News

Hoteliers pray for travel risk downgrade

By Norma Tsopo

Hospitality Association of Zimbabwe (HAZ) is praying for a downgrade in the risk premium of travelling to the southern African country as it eagerly anticipates a return of self-drive international tourists.

HAZ Vice President Clive Chinwada

Hospitality Association of Zimbabwe (HAZ) Vice President Clive Chinwada

HAZ vice president Clive Chinwada told maDzimbahwe Explorer the controversial land seizures had resulted in Zimbabwe been deemed unsafe, effectively killing the self-drive tourism market.

The country’s land reform programme saw more than 3 000 white commercial farmers being dispossessed of their land, often violently, in full view of the world, painting a permanent picture of the country as a dangerous place for tourists to go.

Many key tourism source markets reacted by issuing travel warnings to their citizens.

“Every traveler needs travel insurance which was completely extinguished when the country was classified by most western governments as risky with countries like the UK warning its nationals that it was not safe to travel to Zimbabwe. This killed the self-drive tourism package.

“We are hoping that the risk premium of travelling into Zimbabwe will continue to be downgraded and allow visitors’ confidence to grow so that we revive packages like Around Zimbabwe Tours,” Chinwada said.

Around Zimbabwe Tours were primarily a self-drive package that would see visitors start their journey at Great Zimbabwe driving into Matebeleland, Mashonaland provinces and to the Eastern Highlands.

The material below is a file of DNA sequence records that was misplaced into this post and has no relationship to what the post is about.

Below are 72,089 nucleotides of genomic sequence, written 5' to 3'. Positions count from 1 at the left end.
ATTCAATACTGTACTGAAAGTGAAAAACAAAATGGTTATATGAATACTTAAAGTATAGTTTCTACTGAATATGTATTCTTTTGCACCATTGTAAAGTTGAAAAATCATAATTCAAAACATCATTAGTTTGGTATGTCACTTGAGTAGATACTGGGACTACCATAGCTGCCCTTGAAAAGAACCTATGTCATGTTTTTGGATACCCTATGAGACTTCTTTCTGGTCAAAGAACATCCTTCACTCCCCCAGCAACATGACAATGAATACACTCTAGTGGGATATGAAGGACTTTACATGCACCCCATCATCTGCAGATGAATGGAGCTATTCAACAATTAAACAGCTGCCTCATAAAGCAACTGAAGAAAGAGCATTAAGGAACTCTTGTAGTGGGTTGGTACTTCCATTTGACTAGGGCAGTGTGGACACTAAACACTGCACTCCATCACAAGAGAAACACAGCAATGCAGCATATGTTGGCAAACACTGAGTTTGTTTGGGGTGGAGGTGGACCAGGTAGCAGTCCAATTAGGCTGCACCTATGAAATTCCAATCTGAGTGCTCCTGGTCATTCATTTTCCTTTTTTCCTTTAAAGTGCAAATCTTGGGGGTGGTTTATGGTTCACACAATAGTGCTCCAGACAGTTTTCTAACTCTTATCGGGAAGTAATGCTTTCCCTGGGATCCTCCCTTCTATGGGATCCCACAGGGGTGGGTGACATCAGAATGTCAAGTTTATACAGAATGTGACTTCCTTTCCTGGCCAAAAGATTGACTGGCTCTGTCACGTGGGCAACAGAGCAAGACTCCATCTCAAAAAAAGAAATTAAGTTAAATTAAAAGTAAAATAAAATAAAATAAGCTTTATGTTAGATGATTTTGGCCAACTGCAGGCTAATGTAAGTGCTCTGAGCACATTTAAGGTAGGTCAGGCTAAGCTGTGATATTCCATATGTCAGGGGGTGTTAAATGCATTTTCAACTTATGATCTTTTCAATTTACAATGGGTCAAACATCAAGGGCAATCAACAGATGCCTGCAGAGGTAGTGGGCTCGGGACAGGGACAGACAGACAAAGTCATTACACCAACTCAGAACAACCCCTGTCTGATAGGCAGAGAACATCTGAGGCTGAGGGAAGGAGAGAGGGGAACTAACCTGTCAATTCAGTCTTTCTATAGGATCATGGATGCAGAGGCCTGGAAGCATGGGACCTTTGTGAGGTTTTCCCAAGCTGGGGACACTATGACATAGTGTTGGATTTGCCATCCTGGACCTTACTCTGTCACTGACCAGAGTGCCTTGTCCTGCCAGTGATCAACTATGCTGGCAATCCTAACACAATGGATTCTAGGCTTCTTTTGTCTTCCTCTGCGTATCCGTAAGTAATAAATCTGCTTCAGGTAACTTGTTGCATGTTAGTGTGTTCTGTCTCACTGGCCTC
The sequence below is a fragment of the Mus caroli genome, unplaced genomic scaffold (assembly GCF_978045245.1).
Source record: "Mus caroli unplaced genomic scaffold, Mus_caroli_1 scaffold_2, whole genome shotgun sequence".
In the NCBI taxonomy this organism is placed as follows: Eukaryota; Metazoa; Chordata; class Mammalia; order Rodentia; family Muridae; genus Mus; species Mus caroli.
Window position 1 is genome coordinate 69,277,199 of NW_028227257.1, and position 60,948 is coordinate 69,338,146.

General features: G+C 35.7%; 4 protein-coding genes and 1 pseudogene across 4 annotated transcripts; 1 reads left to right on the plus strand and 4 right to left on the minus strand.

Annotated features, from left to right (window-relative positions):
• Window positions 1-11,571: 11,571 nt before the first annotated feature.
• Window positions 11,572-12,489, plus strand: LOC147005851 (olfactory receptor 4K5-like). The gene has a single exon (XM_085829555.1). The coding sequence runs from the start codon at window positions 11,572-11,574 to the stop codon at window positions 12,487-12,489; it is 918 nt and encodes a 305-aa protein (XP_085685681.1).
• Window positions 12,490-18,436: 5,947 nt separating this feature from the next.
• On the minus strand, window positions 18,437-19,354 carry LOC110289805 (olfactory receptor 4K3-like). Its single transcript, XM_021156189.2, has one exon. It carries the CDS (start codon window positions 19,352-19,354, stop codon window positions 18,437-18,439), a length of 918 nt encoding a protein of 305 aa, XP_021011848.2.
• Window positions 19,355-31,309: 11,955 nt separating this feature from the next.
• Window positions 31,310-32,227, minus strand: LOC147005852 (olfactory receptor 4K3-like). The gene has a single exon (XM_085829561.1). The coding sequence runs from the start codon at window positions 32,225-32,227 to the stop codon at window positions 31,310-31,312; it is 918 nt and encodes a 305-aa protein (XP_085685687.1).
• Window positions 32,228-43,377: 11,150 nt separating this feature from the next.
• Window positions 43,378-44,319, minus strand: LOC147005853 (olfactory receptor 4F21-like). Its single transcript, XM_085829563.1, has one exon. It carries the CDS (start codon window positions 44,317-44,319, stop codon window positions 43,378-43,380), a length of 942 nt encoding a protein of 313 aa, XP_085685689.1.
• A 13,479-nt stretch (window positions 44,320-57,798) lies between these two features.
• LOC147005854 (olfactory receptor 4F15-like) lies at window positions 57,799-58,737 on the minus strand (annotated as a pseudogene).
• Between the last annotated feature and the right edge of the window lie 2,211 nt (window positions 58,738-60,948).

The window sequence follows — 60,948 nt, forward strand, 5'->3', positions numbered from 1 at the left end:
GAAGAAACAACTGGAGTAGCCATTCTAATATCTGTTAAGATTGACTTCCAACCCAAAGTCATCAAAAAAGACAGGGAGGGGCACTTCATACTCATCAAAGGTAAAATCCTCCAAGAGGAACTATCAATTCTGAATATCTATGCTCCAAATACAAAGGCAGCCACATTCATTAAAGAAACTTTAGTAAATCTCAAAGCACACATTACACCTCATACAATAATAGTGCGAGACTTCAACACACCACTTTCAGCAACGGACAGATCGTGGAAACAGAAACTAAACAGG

He said the poor state of the roads and incessant police blocks then effectively snuffed life out of road travel for those who were willing to take the risk.

Chinwada however expressed optimism at the return of international tourists with the current political developments which is seeing a deliberate effort to re-engage with the international community, infrastructural development as well as a clean out of the menacing police blocks.

He acknowledges though that while the destruction of the tourism industry happened in a very short time, its reconstruction, both physical and psychological in the global tourist source markets, would take many years.

The country can make some quick measures like having banks offer special services to tourists; restoring land rights to wildlife conservation specialists to empower and encourage them to restore the conservancies that have been closed since their lands were confiscated; rationalize traffic policing to focus on more pressing issues like dangerous driving; and, improve the etiquette of public officials who interact with travelers.

Dealing with the country’s air connectivity requires investing in airports across the country and would require less bureaucracy and public-private partnerships as well as resuscitating air career – Air Zimbabwe to be able to facilitate tourist access to the various tourist destinations.

To rebuild Zimbabwe’s reputation as a good tourist destination is going to take a bit of time considering that it has almost been 20 years in the doldrums and as a tourist backwater.

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